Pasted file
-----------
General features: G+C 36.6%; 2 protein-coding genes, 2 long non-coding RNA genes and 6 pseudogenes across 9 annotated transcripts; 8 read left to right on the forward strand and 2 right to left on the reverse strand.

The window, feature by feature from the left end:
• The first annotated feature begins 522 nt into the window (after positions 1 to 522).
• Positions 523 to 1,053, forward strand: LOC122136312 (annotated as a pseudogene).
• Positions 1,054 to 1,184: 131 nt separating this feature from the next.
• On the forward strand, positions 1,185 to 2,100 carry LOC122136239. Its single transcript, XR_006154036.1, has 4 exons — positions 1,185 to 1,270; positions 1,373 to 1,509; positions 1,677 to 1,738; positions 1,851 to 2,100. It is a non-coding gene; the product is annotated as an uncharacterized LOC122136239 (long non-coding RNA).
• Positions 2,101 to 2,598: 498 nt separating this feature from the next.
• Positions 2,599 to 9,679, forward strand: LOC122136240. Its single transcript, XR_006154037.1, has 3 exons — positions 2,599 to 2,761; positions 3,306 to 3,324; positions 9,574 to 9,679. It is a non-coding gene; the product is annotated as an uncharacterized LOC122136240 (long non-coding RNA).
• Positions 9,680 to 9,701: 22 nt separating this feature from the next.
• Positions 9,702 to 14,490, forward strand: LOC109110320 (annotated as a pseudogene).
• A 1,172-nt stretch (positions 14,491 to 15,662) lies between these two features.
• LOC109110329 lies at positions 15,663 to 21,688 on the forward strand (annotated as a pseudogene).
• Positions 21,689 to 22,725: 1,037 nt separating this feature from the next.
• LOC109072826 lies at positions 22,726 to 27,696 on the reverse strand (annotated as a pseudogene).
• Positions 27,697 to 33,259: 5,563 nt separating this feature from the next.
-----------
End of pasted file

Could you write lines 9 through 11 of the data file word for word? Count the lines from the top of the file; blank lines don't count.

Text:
• Positions 9,680 to 9,701: 22 nt separating this feature from the next.
• Positions 9,702 to 14,490, forward strand: LOC109110320 (annotated as a pseudogene).
• A 1,172-nt stretch (positions 14,491 to 15,662) lies between these two features.